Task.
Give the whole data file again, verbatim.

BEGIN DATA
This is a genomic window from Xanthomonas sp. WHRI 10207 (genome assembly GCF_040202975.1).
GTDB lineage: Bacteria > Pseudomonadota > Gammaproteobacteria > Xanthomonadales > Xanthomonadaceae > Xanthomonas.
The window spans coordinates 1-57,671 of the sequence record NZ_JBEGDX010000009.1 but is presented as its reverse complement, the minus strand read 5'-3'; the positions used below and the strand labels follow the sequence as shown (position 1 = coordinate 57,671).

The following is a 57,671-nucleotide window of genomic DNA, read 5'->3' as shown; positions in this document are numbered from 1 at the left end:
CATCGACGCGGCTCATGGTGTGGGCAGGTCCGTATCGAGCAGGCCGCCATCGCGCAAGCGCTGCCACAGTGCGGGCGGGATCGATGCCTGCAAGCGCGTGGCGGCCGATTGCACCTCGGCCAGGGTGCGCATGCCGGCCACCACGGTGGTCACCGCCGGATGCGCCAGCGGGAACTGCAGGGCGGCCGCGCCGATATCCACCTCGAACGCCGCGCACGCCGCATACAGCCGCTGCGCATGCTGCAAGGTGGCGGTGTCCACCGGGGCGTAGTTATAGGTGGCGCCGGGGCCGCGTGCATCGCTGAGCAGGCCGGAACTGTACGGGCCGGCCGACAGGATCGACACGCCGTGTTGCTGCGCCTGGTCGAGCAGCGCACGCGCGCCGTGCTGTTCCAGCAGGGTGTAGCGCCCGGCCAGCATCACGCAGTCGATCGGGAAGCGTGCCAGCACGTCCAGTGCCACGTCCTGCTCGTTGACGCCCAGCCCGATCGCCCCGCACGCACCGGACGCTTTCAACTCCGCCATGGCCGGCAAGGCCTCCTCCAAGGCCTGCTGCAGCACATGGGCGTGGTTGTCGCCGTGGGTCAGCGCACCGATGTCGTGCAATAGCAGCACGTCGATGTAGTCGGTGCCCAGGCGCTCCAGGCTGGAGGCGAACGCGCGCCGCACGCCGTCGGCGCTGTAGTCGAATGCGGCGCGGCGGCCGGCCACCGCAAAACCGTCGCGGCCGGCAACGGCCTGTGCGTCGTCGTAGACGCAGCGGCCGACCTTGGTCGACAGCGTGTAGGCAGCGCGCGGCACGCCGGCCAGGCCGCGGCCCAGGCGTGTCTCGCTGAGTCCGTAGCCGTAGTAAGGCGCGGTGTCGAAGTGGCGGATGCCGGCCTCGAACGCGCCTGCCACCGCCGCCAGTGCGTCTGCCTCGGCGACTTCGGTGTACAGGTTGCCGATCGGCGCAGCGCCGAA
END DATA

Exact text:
This is a genomic window from Xanthomonas sp. WHRI 10207 (genome assembly GCF_040202975.1).
GTDB lineage: Bacteria > Pseudomonadota > Gammaproteobacteria > Xanthomonadales > Xanthomonadaceae > Xanthomonas.
The window spans coordinates 1-57,671 of the sequence record NZ_JBEGDX010000009.1 but is presented as its reverse complement, the minus strand read 5'-3'; the positions used below and the strand labels follow the sequence as shown (position 1 = coordinate 57,671).

The following is a 57,671-nucleotide window of genomic DNA, read 5'->3' as shown; positions in this document are numbered from 1 at the left end:
CATCGACGCGGCTCATGGTGTGGGCAGGTCCGTATCGAGCAGGCCGCCATCGCGCAAGCGCTGCCACAGTGCGGGCGGGATCGATGCCTGCAAGCGCGTGGCGGCCGATTGCACCTCGGCCAGGGTGCGCATGCCGGCCACCACGGTGGTCACCGCCGGATGCGCCAGCGGGAACTGCAGGGCGGCCGCGCCGATATCCACCTCGAACGCCGCGCACGCCGCATACAGCCGCTGCGCATGCTGCAAGGTGGCGGTGTCCACCGGGGCGTAGTTATAGGTGGCGCCGGGGCCGCGTGCATCGCTGAGCAGGCCGGAACTGTACGGGCCGGCCGACAGGATCGACACGCCGTGTTGCTGCGCCTGGTCGAGCAGCGCACGCGCGCCGTGCTGTTCCAGCAGGGTGTAGCGCCCGGCCAGCATCACGCAGTCGATCGGGAAGCGTGCCAGCACGTCCAGTGCCACGTCCTGCTCGTTGACGCCCAGCCCGATCGCCCCGCACGCACCGGACGCTTTCAACTCCGCCATGGCCGGCAAGGCCTCCTCCAAGGCCTGCTGCAGCACATGGGCGTGGTTGTCGCCGTGGGTCAGCGCACCGATGTCGTGCAATAGCAGCACGTCGATGTAGTCGGTGCCCAGGCGCTCCAGGCTGGAGGCGAACGCGCGCCGCACGCCGTCGGCGCTGTAGTCGAATGCGGCGCGGCGGCCGGCCACCGCAAAACCGTCGCGGCCGGCAACGGCCTGTGCGTCGTCGTAGACGCAGCGGCCGACCTTGGTCGACAGCGTGTAGGCAGCGCGCGGCACGCCGGCCAGGCCGCGGCCCAGGCGTGTCTCGCTGAGTCCGTAGCCGTAGTAAGGCGCGGTGTCGAAGTGGCGGATGCCGGCCTCGAACGCGCCTGCCACCGCCGCCAGTGCGTCTGCCTCGGCGACTTCGGTGTACAGGTTGCCGATCGGCGCAGCGCCGAA